If you're a crossword solver, it's happened to you. It's weird and scary and fantastic and the reason why we keep crawling back to the grid.
Sometimes the answers to crosswords are revealed to us hours before we sit down to solve them.
It happened yesterday.
That morning I heard the first Christmas song of 2010 come over the radio. Willie Nelson's Frosty The Snowman would be the first of many in this overplayed genre. But as holiday songs go, Frosty is one of the nicer ones. I don't hate it the way I hate Madonna's creepy Santa Baby. Besides, Frosty seems like a real catch: he's a jolly, happy soul. Kids adore him. And he knows how to dance. What's not to love?
Energized by a surge of holiday spirit, I started the holiday to-do lists. What to make for the Christmas Tapas Party? Pomegranate Martinis. Thomas Keller's Savory Leek Bread Pudding, a smoked salmon plate, a tray of confections. I pulled out the The Joy of Cooking to look up Irma Rombauer's Almond Crescent recipe. But there would be no more menu planning: the Crossword Fates had secured the area and were closing in on me.
Because there it was, tucked between pp. 712-713 -- a New York Times crossword puzzle neatly snipped from a 2004 newspaper. (I must have saved it for a rainy day.) Jackpot! [ding, ding ding!] It was unsolved. And that it was constructed by perhaps my favorite constructor, Sherry O. Blackard, made me stop cold. Sherry's puzzles are literate, diabolical, fun and utterly addictive.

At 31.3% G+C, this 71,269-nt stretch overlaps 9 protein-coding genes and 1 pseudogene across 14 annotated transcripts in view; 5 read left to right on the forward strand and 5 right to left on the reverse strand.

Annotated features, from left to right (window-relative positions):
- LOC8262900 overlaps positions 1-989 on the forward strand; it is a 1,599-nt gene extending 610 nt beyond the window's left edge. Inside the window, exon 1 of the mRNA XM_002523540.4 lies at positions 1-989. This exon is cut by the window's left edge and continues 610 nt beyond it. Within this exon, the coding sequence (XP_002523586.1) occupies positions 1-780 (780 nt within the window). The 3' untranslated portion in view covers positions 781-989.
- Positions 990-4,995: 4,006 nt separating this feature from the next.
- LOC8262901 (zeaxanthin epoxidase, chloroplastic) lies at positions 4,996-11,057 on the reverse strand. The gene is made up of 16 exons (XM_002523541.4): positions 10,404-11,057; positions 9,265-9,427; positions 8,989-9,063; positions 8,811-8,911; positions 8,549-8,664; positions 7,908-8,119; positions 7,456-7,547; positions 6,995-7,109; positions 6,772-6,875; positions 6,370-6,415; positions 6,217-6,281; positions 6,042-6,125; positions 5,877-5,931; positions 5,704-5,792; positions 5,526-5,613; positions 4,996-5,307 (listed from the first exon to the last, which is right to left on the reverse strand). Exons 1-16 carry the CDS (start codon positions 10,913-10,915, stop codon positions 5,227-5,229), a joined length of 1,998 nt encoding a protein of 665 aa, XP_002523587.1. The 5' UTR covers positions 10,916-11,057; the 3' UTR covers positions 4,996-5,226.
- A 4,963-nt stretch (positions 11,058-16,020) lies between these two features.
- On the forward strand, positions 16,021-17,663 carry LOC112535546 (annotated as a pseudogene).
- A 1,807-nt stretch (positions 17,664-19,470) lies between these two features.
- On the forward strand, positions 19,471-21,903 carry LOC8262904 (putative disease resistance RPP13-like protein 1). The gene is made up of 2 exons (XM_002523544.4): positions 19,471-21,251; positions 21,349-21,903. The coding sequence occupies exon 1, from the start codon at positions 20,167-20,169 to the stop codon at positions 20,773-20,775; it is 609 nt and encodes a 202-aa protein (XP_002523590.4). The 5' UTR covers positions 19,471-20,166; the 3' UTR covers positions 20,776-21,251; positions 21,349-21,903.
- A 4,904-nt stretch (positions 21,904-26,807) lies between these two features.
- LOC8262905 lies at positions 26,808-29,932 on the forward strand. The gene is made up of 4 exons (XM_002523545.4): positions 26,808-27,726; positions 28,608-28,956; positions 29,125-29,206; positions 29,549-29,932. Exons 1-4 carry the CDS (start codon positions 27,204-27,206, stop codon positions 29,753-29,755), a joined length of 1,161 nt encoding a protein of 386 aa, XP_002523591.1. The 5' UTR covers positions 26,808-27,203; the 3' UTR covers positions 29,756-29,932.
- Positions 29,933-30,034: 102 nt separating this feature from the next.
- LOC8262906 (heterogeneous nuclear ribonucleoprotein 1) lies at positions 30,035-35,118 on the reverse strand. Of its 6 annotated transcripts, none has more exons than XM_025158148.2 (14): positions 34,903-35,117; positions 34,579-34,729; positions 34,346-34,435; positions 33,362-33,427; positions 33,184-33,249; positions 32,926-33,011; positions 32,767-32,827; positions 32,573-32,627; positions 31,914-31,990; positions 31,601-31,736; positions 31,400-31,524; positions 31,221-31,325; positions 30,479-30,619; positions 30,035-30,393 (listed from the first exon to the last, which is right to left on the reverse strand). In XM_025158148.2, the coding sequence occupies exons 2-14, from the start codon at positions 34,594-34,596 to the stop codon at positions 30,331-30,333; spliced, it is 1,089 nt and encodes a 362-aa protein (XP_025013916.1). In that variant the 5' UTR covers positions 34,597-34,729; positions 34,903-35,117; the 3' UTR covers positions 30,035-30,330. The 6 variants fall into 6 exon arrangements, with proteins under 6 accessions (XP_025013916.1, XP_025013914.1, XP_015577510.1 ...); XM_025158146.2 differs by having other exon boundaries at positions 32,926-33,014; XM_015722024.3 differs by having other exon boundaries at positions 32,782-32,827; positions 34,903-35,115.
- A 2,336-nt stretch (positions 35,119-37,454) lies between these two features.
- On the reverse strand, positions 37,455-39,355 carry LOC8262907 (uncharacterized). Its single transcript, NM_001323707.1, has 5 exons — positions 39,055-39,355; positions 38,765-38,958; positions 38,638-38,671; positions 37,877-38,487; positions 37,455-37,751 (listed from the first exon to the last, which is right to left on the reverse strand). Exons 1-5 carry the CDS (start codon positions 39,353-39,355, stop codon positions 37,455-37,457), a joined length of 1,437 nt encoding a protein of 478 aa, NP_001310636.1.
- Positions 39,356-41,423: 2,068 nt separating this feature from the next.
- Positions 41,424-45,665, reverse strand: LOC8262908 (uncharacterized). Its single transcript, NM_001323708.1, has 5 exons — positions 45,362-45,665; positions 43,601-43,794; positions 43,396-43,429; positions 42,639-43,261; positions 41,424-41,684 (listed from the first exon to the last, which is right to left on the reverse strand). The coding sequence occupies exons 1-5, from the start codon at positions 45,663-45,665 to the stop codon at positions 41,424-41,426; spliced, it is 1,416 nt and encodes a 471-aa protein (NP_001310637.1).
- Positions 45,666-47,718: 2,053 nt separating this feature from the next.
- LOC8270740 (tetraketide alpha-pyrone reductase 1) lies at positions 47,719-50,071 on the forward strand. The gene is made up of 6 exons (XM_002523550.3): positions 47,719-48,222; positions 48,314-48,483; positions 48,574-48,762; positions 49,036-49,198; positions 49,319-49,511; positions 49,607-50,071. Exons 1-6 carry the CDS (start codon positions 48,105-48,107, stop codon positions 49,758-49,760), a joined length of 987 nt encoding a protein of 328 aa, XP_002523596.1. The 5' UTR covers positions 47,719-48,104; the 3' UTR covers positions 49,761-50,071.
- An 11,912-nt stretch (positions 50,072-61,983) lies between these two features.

I hadn't seen Sherry's byline in recent years; and so, an unsolved Blackard puzzle, on paper, is a rare commodity. I knew better than to glance at it -- one peek, and I'll be hooked into solving it until the end. There was no time for solving. I had to be at Wall Street in a few hours. I had to learn the Mahler. Do laundry. Make 11 phone calls.
But maybe I'll just take a peek at one of Sherry's clues, chosen at random:
The clue for 34-Down is "White guys?" The answer is seven letters . . . huh?
C'mon, snap out of it! There was no time for crosswords. I had to shower, change two lower viola strings, return library books, and dissuade my niece and nephew from dragging me to the Times Square M&M Store.
Sherry, what's going on! I've no time for puzzles. I'm late already. Can't I just . . .
Sherry, this is an outrage! Okay, okay, I'll take the puzzle along for the subway trip downtown.
Later, on the No. 1 train, somewhere between 14th and Chambers Street, the answer to White guys? floated onto the grid as gently as the first snowflake of the season.
It started with the Willie Nelson song earlier that day . . . that caused me to plan a Christmas menu . . . that led me to Irma Rombauer's Joy of Cooking . . . that uncovered a 6-year-old puzzle containing clues like White guys?
Sherry's "White guys" are SNOWMEN. Aaaaah, I love when this happens -- Willie Nelson's Frosty The Snowman set the stage for solving Sherry's puzzle. It's magic.
Has it happened to you? I bet it has.